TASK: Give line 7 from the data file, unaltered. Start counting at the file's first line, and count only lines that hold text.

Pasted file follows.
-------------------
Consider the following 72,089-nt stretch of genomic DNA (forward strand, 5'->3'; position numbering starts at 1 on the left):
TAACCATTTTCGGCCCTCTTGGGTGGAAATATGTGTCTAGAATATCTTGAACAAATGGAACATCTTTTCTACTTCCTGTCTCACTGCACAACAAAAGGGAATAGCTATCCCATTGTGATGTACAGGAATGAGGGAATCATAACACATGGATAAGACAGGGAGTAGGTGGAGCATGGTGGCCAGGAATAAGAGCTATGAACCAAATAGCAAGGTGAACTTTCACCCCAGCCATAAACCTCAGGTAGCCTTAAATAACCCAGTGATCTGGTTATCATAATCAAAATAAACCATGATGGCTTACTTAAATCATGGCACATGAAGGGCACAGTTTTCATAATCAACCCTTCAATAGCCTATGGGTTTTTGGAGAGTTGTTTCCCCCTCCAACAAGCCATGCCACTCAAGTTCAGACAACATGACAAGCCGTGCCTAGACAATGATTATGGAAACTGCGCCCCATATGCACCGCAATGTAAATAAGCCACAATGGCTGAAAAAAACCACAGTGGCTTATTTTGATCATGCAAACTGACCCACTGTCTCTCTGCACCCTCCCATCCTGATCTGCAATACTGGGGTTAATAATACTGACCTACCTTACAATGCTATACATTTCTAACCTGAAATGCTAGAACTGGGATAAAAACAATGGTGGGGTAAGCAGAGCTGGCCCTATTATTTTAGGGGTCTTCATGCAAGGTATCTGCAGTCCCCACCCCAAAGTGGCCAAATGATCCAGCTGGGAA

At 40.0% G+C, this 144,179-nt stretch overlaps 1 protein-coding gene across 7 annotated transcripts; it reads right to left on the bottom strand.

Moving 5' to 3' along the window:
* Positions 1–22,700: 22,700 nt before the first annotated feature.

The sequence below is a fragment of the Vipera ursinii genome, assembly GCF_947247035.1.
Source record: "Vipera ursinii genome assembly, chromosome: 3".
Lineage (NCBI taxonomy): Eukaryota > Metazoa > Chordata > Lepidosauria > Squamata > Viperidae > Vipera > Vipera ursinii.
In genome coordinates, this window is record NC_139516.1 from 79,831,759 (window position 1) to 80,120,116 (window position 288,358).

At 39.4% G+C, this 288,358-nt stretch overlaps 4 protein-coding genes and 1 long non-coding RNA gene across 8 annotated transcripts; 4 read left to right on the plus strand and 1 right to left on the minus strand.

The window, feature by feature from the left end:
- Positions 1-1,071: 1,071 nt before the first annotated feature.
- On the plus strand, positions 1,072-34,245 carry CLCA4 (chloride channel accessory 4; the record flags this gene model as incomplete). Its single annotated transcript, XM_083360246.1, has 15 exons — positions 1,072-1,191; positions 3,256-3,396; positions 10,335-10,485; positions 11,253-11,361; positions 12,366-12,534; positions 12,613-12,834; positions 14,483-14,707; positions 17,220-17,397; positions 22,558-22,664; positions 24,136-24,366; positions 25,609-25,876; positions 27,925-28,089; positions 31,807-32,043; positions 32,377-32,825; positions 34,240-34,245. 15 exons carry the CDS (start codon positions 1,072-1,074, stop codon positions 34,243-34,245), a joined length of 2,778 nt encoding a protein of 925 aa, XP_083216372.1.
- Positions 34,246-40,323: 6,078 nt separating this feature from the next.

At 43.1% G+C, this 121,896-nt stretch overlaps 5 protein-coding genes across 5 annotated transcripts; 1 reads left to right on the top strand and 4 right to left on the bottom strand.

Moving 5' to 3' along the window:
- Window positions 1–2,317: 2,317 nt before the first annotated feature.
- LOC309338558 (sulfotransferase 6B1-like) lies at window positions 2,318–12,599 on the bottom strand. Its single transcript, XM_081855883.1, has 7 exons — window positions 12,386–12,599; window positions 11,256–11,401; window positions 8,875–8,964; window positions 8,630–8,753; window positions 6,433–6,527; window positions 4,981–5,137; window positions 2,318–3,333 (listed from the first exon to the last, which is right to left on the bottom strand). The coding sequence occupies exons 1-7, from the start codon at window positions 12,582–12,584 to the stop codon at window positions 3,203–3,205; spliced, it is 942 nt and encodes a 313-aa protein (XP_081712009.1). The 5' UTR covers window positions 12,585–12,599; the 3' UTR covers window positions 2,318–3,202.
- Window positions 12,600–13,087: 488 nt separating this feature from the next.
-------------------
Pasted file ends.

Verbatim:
Source record: "Vipera ursinii genome assembly, chromosome: 3".